16th: We are constantly hewing and melting ice.
18th Monday again: Quite early the marmalade was on a-boilin’. So severe and cold was it we were glad to light the stove to assist in warming up the icy air. All the water, hard and soft, is frozen and we are as careful as can be of every drop. As soon as the girlies come from school they are off to play in the Wood Yard. Eagerly they remove the ‘ice-berg’, otherwise the solid block that was once a zinc of soft water. They are resplendent in ‘camphor bags’ suspended by a cord round their neck. A preventive of colds I presume! May the charm work.
I am obliged to sit with my feet in ‘mustard and water’ sipping hot grog.
This water business is as worrying as a Summer’s drought. Soft water a solid block and when we do manage to hew it and thaw it, it is dirty and acid. Hard water pumps frozen, or otherwise out of gear, and the village well such yards away. The dykes so far are full of frozen mud. So nasty is the water we cannot wash our faces clean. Today Little Sister gave me some of her lavender water and I cleansed my skin with that!!
Many thanks, again, to Frank Harding, for being in the right place, at the right time, and having the right equipment!
Chaired by Nick Batchelor, Vice-Chairman of the Parish Council, the discussion first covered the reprise of the Wildlife Trust’s recommendations and then an update on the site clearance by the GVFB during January – considering some of the weather that we had in January, the members of the GVFB who did this work should be highly commended for their efforts!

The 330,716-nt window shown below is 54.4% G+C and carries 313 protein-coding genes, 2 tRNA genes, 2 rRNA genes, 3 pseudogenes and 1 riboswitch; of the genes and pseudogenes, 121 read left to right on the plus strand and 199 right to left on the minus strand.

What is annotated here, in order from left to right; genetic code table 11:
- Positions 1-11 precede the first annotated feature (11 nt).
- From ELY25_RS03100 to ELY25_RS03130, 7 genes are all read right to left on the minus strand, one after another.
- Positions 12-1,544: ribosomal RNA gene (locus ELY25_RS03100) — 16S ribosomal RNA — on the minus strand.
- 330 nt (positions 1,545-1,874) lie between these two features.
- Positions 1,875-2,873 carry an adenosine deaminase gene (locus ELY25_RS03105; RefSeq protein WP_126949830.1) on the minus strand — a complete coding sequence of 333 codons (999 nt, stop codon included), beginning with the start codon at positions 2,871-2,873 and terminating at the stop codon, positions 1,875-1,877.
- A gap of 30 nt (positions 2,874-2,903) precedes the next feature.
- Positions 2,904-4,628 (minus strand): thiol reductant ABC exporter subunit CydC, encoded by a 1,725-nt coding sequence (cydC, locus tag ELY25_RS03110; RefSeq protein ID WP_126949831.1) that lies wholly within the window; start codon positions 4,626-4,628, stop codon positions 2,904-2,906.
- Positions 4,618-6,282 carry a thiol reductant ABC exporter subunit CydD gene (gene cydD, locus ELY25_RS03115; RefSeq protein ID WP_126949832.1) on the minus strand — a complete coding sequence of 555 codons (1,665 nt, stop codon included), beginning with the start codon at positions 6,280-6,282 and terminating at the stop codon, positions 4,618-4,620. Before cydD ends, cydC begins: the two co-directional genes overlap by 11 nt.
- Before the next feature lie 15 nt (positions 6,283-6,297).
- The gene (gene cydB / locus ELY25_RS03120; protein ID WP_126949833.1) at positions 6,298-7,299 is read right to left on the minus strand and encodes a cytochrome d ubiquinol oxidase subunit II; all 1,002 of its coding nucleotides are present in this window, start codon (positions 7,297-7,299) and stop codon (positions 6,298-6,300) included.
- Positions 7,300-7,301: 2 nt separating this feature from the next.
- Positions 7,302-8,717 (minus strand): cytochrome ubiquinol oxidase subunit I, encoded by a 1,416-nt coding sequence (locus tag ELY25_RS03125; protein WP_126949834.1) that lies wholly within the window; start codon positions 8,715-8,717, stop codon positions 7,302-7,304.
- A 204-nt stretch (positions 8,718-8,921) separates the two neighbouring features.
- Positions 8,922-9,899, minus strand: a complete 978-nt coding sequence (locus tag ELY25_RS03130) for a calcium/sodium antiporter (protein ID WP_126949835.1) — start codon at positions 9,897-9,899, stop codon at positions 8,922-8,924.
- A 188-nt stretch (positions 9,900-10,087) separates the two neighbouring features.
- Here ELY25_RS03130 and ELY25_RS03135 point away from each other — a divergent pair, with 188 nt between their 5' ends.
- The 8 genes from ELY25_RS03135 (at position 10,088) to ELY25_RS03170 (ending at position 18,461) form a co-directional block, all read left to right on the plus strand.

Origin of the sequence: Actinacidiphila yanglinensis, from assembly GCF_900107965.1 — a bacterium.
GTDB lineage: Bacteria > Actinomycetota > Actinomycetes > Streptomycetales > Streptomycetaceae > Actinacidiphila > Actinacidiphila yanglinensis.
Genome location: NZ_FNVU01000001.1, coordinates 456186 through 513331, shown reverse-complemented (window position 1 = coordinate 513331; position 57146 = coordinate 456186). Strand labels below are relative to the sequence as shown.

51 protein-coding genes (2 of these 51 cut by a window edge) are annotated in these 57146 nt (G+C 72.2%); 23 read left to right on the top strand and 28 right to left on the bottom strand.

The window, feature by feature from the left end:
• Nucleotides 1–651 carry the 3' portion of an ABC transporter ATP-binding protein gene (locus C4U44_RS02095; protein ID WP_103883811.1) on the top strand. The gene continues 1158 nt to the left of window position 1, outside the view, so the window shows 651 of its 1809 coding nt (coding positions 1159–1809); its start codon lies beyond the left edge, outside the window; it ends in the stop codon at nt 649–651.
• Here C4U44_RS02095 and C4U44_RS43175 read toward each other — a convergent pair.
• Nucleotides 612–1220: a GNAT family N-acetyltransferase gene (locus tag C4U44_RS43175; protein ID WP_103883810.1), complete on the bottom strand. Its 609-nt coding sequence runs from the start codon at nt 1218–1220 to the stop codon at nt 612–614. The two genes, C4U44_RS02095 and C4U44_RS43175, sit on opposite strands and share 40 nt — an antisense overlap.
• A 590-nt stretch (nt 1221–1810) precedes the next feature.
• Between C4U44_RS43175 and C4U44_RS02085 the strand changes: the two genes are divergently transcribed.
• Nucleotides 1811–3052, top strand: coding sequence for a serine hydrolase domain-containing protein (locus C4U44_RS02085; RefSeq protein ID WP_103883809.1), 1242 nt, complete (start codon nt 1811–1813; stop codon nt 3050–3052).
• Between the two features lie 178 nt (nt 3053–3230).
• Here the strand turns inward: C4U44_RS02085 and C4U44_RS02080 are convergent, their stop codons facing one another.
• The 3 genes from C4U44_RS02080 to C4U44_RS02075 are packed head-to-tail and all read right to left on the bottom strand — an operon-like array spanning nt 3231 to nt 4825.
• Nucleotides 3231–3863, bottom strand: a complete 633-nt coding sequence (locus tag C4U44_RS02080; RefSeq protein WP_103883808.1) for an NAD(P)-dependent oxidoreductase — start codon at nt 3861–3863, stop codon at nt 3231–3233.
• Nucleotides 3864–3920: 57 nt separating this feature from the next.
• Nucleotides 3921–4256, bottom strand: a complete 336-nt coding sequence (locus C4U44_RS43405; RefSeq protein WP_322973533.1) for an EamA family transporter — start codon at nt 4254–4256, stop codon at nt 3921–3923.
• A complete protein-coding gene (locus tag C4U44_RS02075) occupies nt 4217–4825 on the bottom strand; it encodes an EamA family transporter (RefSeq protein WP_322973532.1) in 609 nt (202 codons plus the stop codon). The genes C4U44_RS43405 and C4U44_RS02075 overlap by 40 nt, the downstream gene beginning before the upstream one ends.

The meeting then went on to discuss the planting of the areas that needed this most and it was decided that the sloping bank should be addressed first.
The plants that were to be used would all have to be native species, as suggested by the Wildlife Trust, some of which could be transplanted in small quantities from other areas of the Meadows. Other plants can be purchased at a reasonable cost, but it was made plain that these plants must be suitable for wildlife ponds – not all the plants used in garden ponds are suitable, or native *.
The Wildlife Trust recommended that this work should be carried out during February, weather permitting, as some wildlife would be making its way to wet areas by then.
However, the whole of the Meadows is a designated flood plain and although it’s been a particularly dry winter so far, there are still lots of damp and wet places in the Meadows, not to mention the River Ise and the old river bed near the path,
However, in order to give a home to those insects and mammals that would be attracted to the pond, a date was set for the first plantings to take place on 18 February. If the weather is not suitable, then an alternative date of 25 February was suggested. Who will be doing the transplanting? Several members of the group offered their services, well, we did start this post with the words: “seriously interested people”.
Other useful suggestions that cropped up during the meeting included contacting:
– Brigstock Country Park as a source of information and possibly plants, if they are doing a partial pond clearance at any time,
– Boughton Estates, for the same reasons,
– Asking for donations of plants from village residents, subject to the proviso mentioned above *.
The Wildlife Trust recommend the following plants for wetlands and water margins: Water Mint, Gypsywort, Greater Bird’s-foot Trefoil, Water Chickweed and Water Forget-me-not, as well as less common species such as Mare’s-tail, Bur-marigold, Golden and Marsh Dock. By no means a complete list, but the pond isn’t a very large one, by any measure.
Finally, the subject of recording wildlife was touched on. When (and not if) wildlife is seen not only in the pond, but throughout any part of the village, then the following organisation is the one to go to, to record the sightings:
One last comment: any work in the Meadows, donated by the Duke of Buccleuch to the village, are subject to the approval and permission of the Parish Council. Nick will take a report of the meeting back to the February PC Meeting on Monday 13 February, where it is hoped, the suggestions and decisions will be ratified.